Both have committed horrific acts designed to bait us into betraying our values and making them martyrs. In fact, it is remarkable to see the many similarities between these two sorts of extremism in their disdain for diversity and their indiscriminate violence against civilians.
In this context, it is a mistake to treat crimes committed by extremists as exceptions, subject to special processes. They must be held accountable in accordance with and to the full extent of the law. Hiding suspects from public view merely dehumanizes the perpetrators and undermines any moral or judicial lessons.
Hurray! John K. is creating a new cartoon about one of my favorite characters: George Liquor. I was laughing out loud while watching this video. I wish he had a video show where he talked about stuff like this every week!
Hi cartoon fans! I’m John Kricfalusi (creator of Ren and Stimpy). I have a new cartoon I need your help in producing. It stars one of the original Ren and Stimpy characters, Mr. George Liquor, AMERICAN! You loved him in Dog Show and Man's Best Friend. Now bring him to life in CANS WITHOUT LABELS!
George is an old school, manly, Republican sort of guy. He thinks today’s Republicans are wimps. He’s leathery on the outside but all mush in the center, at least with his dear ones. He believes in “tough love” and lives his life according to the rules. “It’s Discipline that begets love!”
HOW DID I COME UP WITH THIS PREPOSTEROUS STORY?
IT REALLY HAPPENED - THAT'S HOW! George is largely inspired by my own manly Dad.
Dad believes in the old values: hard work, rules and most important of all – SAVING A BUCK! Wasting money is a sin against Almighty Bejeezus. Hang on to every last penny and put it away for a rainy day, or face the consequences!
Like my Dad, George craves a bargain. He'll not pay sticker price for anything. He ONLY buys stuff on sale and refuses to buy any brand name products.
Brand Names are a Commie Scam!
Dr. Sally Ride, an American physicist and former NASA astronaut, has died of pancreatic cancer. She joined NASA in 1978, and in 1983 became the first American woman to travel into space. From a statement on her website:
Sally Ride died peacefully on July 23rd, 2012 after a courageous 17-month battle with pancreatic cancer. Sally lived her life to the fullest, with boundless energy, curiosity, intelligence, passion, joy, and love. Her integrity was absolute; her spirit was immeasurable; her approach to life was fearless.
Sally was a physicist, the first American woman to fly in space, a science writer, and the president and CEO of Sally Ride Science. She had the rare ability to understand the essence of things and to inspire those around her to join her pursuits.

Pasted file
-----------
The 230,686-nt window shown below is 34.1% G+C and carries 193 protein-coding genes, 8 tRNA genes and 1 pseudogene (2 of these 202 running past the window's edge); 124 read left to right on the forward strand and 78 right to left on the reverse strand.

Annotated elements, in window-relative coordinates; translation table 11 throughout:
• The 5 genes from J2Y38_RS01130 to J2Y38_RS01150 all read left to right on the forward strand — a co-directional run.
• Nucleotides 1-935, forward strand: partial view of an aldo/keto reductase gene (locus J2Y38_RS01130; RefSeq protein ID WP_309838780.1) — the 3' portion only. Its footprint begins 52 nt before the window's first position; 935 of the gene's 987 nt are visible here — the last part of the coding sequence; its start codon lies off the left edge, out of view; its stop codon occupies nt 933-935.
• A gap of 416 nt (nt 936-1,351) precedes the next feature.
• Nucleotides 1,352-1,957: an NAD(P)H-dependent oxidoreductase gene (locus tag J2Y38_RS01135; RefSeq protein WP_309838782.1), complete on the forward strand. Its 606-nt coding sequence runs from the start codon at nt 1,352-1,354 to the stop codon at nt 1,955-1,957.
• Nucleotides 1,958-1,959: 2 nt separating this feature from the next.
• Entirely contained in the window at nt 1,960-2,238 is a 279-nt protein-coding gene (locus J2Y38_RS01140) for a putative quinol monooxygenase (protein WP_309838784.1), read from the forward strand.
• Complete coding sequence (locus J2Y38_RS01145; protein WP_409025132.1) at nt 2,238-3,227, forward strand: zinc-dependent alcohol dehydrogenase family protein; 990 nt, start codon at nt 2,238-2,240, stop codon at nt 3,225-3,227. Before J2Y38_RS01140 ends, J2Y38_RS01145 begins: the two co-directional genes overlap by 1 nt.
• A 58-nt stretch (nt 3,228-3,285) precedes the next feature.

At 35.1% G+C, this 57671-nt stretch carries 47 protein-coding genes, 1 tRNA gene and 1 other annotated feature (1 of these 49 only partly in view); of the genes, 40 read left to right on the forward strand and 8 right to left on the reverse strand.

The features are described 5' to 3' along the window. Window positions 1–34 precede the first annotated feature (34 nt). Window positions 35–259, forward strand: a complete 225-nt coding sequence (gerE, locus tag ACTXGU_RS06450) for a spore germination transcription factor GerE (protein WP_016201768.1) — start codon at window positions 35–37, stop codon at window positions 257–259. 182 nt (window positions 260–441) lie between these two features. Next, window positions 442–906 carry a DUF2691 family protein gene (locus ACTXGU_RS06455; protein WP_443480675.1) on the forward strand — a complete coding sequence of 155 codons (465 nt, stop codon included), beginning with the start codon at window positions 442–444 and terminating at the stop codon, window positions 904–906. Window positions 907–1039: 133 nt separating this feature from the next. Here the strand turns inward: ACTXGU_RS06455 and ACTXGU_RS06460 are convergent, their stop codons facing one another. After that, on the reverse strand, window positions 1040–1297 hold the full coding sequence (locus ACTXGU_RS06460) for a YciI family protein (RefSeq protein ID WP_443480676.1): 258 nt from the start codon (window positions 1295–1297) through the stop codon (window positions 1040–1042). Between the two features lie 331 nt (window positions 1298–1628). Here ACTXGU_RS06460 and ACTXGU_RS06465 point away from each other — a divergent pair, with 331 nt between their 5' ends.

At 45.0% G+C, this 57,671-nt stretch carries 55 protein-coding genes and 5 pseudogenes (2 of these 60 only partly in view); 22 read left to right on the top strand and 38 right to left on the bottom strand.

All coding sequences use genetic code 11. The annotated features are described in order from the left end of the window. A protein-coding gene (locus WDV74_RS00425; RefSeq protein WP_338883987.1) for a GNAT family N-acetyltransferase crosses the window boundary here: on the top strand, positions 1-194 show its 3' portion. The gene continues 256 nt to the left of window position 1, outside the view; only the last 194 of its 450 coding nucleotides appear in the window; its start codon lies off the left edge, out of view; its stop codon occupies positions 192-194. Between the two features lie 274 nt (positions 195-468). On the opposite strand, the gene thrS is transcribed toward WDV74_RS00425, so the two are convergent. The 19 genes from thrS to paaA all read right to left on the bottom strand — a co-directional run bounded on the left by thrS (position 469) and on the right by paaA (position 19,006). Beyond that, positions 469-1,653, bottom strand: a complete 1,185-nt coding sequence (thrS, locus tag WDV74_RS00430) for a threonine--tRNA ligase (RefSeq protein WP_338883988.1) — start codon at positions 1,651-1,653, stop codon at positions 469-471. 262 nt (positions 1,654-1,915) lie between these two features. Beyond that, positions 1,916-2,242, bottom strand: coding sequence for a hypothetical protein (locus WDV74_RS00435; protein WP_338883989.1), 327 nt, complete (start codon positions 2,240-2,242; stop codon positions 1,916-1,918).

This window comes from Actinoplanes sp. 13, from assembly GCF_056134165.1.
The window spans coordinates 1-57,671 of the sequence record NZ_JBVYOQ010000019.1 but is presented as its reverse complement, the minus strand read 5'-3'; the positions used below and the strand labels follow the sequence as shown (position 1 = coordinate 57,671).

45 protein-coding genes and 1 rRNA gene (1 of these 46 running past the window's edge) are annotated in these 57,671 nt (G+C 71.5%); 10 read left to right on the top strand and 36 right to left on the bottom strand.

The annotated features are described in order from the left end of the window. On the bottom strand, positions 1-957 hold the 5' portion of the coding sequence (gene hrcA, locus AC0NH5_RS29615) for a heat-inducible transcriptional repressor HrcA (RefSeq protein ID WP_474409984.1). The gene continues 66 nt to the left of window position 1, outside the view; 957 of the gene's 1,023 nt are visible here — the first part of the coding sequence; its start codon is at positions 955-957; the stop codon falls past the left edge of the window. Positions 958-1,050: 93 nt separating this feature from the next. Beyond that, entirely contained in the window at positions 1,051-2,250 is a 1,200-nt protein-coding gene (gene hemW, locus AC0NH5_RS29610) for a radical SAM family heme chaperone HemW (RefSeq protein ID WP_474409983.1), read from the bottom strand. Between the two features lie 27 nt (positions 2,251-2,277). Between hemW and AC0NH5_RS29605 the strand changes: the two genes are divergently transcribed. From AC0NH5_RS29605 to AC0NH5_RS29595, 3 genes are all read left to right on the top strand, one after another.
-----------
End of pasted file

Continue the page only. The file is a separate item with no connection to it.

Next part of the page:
In this 1945 Life ad, a giant baby exacts a vicious turnabout-is-fair-play revenge on his mother, who failed as a parent an a human being by using the wrong skin-care products on him.
Artist Ray Caesar, who uses 3D design software to create his work, has a new series available at Gallery House. Shown here: La Chambre, 2012.
Tor.com has published an excerpt from my forthcoming YA novel Pirate Cinema, a book set in the UK in which a gang of squatter guerrilla filmmakers take on the entertainment industry and their pals in the government to save the world from corrupt, brutal anti-piracy laws.
Booklist gave it a starred review, saying " ...Doctorow’s series starter is his most cogent, energizing call-to-arms to date, an old-fashioned (but forward-thinking) counter-culture rabble rouser that will have dissidents of all ages dying to stick it to the Man... It’s generally accepted that fussing with computers is a narrative buzzkill, yet Doctorow’s unrivaled verisimilitude makes every click as exciting as a band of underdog warriors storming a castle. It’s not exactly Abbie Hoffman’s Steal This Book (1971), but with its delirious insights into everything from street art to urban exploring to dumpster diving to experimental cinema, it feels damn close."
“I’m Lawrence Foxton, a Police Community Support Officer here on the estate. I don’t think we’ve met before, have we?”
Police Community Support Officers: a fake copper. A volunteer policeman who gets to lord his tiny, ridiculous crumb of power over his neighbors, giving orders, enforcing curfews, dragging you off to the real cops for punishment if you refuse to obey him. I knew Larry Foxton because I’d escaped his clutches any number of times, scarpering from the deserted rec with my pals before he could catch up, puffing along under his anti-stab vest and laden belt filled with Taser, pepper spray, and plastic handcuff straps.
“I don’t think so, Mr. Foxton.” Mum had the hard tone in her voice she used when she thought me or Cora were winding her up, a no-nonsense voice that demanded that you get to the point.
“Well, I’m sorry to have to meet you under these circumstances. I’m afraid that I’m here to notify you that your Internet access is being terminated, effective”—he made a show of looking at the faceplate of his police-issue ruggedized mobile—“now. Your address has been used to breach copyright through several acts of illegal downloading. You have been notified of these acts on two separate occasions. The penalty for a third offense is a oneyear suspension of network access. You have the right to an appeal. If you choose to appeal, you must present yourself in person at the Bradford magistrates’ court in the next fourty-eight hours.” He hefted a little thermal printer clipped to his belt, tore off a strip of paper, and handed it to her. “Bring this.” His tone grew even more official and phony: “Do you understand and consent to this?” He turned his chest to face Mum, ostentatiously putting her right in the path of the CCTV in his hat brim and over his breast pocket.